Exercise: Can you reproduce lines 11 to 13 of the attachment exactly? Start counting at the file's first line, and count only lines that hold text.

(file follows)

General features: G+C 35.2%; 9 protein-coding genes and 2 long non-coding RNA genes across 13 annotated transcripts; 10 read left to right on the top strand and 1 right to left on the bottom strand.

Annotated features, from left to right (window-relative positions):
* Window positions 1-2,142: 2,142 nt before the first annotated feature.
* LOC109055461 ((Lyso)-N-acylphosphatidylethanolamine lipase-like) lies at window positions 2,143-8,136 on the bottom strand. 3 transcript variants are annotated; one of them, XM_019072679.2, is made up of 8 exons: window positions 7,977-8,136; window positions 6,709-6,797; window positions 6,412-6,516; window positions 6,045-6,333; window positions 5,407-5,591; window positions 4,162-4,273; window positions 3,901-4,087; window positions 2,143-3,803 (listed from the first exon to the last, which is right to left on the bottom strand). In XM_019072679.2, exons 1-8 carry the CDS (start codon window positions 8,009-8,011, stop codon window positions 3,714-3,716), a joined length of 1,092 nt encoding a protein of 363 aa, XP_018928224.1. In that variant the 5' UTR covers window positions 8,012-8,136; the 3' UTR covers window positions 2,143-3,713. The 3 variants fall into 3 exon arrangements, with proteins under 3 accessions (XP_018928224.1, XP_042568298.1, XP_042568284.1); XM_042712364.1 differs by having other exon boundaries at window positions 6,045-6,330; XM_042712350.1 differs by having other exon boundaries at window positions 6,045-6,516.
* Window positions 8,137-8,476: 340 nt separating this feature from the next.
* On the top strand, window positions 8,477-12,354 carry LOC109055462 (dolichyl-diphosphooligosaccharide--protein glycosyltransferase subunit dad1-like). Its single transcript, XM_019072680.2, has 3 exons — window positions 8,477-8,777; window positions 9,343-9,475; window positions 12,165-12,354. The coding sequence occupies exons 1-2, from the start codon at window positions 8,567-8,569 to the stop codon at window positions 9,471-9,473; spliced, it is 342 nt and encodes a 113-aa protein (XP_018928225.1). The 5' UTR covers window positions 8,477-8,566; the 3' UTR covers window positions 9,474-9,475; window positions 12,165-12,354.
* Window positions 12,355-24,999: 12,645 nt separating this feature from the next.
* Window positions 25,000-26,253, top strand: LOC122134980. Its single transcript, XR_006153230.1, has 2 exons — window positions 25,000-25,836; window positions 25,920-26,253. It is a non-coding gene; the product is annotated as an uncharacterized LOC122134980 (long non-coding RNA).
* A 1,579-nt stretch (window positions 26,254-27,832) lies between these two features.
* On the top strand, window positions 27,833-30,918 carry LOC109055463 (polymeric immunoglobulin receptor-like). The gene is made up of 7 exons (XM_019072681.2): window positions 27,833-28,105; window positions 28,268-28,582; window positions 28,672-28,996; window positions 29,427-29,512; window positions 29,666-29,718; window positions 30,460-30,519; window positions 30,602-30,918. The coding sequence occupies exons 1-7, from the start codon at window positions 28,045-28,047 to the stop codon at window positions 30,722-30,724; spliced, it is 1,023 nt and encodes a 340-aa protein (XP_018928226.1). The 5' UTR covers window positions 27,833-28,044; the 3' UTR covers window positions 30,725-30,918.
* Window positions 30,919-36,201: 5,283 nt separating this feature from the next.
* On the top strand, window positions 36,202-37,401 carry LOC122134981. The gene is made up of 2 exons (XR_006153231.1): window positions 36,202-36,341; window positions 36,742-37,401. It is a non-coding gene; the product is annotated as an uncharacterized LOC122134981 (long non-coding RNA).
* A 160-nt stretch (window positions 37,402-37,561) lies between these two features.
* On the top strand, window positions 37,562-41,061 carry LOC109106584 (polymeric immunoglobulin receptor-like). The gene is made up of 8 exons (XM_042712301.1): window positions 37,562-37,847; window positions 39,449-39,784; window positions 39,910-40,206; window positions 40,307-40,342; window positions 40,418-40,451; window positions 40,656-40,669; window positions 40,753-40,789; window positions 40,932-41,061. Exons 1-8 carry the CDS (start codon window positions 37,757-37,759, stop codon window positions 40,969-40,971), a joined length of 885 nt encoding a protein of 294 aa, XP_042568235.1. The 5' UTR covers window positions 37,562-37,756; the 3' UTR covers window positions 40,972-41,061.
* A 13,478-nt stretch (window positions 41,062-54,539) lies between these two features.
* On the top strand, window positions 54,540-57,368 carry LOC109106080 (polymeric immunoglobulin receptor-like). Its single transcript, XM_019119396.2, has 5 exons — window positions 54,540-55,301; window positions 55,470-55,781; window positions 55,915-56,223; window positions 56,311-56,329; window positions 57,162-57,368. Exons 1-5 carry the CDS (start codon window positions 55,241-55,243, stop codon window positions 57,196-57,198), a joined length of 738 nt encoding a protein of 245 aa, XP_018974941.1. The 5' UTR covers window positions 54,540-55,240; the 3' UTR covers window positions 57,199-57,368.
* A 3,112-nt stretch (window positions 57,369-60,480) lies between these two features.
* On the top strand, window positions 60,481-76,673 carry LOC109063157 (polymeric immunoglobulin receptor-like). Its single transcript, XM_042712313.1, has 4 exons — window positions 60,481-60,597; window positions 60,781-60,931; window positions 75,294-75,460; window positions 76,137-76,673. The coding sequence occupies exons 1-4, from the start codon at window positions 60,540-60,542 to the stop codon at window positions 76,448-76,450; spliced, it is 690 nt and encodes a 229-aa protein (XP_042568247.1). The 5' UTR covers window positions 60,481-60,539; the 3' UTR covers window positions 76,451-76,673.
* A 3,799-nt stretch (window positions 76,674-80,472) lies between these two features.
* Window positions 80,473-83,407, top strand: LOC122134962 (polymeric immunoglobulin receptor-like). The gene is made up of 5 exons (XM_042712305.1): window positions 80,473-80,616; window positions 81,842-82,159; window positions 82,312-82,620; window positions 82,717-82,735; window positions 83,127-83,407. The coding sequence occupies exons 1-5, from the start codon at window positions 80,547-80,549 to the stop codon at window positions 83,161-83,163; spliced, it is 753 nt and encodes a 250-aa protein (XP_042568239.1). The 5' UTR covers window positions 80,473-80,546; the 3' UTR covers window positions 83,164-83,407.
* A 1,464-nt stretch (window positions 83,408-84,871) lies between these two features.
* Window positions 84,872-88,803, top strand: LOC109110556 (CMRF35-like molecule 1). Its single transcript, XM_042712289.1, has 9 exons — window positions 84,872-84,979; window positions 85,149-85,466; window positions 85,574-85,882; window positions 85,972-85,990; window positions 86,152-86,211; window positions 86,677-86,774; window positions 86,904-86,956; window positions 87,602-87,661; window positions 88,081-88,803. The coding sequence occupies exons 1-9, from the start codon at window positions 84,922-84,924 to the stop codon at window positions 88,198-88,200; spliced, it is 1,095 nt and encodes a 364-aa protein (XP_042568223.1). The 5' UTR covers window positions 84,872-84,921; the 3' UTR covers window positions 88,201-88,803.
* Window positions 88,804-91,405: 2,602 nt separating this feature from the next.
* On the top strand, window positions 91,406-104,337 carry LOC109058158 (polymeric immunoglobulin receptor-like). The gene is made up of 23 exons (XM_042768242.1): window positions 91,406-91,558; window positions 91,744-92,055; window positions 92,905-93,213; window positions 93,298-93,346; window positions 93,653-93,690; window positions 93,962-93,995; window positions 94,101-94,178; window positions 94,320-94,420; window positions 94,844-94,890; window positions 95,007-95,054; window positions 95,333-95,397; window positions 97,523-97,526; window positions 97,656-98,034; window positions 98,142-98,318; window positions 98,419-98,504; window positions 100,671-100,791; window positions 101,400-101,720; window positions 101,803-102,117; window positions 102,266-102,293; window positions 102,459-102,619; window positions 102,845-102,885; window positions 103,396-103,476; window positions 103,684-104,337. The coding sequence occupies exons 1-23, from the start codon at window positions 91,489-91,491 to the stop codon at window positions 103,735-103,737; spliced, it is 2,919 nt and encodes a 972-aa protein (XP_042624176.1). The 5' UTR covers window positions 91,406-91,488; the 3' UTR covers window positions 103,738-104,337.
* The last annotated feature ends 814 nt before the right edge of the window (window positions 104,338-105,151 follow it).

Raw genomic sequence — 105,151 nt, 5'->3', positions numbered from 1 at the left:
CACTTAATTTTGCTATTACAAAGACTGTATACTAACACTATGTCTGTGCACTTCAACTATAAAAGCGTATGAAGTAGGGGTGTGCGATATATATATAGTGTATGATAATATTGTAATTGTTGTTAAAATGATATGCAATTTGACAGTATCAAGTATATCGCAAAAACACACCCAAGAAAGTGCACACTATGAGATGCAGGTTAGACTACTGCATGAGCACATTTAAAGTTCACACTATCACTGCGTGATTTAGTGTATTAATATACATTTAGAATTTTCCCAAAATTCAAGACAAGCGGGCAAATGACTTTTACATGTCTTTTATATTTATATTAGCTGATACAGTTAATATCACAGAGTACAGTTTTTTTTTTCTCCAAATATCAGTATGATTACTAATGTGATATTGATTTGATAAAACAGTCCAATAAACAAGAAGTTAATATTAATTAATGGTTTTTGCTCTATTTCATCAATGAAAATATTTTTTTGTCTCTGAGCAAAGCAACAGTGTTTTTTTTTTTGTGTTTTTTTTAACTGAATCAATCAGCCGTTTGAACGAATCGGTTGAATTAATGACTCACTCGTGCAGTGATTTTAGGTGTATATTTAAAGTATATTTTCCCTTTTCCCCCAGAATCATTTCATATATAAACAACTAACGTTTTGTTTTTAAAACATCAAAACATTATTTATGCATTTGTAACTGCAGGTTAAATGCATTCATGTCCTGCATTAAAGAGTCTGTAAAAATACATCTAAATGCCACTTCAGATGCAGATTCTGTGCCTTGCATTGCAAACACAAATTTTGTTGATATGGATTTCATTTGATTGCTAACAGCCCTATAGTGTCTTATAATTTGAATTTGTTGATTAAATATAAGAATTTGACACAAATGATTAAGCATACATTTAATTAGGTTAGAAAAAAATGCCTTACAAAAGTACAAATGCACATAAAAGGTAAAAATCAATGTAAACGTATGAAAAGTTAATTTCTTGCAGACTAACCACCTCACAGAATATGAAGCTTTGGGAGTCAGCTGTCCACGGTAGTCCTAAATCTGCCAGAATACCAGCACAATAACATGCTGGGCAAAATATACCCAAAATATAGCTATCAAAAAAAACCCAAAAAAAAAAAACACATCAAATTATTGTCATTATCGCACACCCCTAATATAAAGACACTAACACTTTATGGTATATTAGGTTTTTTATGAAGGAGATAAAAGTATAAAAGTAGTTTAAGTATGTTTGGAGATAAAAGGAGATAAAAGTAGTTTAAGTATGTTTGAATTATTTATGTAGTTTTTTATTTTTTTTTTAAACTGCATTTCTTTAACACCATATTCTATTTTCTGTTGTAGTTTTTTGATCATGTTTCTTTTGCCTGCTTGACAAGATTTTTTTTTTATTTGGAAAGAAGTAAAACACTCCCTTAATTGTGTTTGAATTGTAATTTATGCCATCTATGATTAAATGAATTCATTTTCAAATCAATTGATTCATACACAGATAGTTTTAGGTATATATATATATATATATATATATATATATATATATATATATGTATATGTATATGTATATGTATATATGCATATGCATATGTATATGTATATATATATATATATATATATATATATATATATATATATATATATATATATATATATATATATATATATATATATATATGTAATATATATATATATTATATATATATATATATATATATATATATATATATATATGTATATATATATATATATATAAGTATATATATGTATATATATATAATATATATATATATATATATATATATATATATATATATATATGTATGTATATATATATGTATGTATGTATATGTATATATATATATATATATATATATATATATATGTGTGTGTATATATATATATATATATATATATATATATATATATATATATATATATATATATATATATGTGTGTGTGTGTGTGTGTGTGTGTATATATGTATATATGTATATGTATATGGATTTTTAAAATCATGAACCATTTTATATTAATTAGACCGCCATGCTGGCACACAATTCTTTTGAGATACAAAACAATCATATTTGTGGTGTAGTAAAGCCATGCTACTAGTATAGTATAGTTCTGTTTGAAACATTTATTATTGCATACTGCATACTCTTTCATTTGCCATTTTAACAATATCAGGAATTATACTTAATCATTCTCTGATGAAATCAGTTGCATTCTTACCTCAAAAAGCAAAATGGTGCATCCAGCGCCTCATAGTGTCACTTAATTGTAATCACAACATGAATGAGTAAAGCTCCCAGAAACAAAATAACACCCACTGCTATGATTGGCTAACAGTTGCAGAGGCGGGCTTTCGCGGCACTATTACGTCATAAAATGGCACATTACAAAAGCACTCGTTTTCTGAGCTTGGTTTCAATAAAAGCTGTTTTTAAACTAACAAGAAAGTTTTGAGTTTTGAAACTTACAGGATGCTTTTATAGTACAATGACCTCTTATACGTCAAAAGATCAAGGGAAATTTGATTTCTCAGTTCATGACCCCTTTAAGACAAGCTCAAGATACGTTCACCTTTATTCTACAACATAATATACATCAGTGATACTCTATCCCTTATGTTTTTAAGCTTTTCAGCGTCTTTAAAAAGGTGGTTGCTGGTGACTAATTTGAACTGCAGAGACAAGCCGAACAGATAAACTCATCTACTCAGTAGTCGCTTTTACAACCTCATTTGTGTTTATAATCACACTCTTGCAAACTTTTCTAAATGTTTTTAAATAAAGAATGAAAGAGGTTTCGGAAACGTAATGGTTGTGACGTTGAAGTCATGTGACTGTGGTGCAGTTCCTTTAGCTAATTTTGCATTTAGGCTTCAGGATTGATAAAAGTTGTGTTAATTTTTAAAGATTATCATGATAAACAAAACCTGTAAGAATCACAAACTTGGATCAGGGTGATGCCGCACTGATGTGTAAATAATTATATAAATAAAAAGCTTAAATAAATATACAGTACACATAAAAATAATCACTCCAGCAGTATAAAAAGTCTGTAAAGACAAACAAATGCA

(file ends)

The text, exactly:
* Window positions 30,919-36,201: 5,283 nt separating this feature from the next.
* On the top strand, window positions 36,202-37,401 carry LOC122134981. The gene is made up of 2 exons (XR_006153231.1): window positions 36,202-36,341; window positions 36,742-37,401. It is a non-coding gene; the product is annotated as an uncharacterized LOC122134981 (long non-coding RNA).
* A 160-nt stretch (window positions 37,402-37,561) lies between these two features.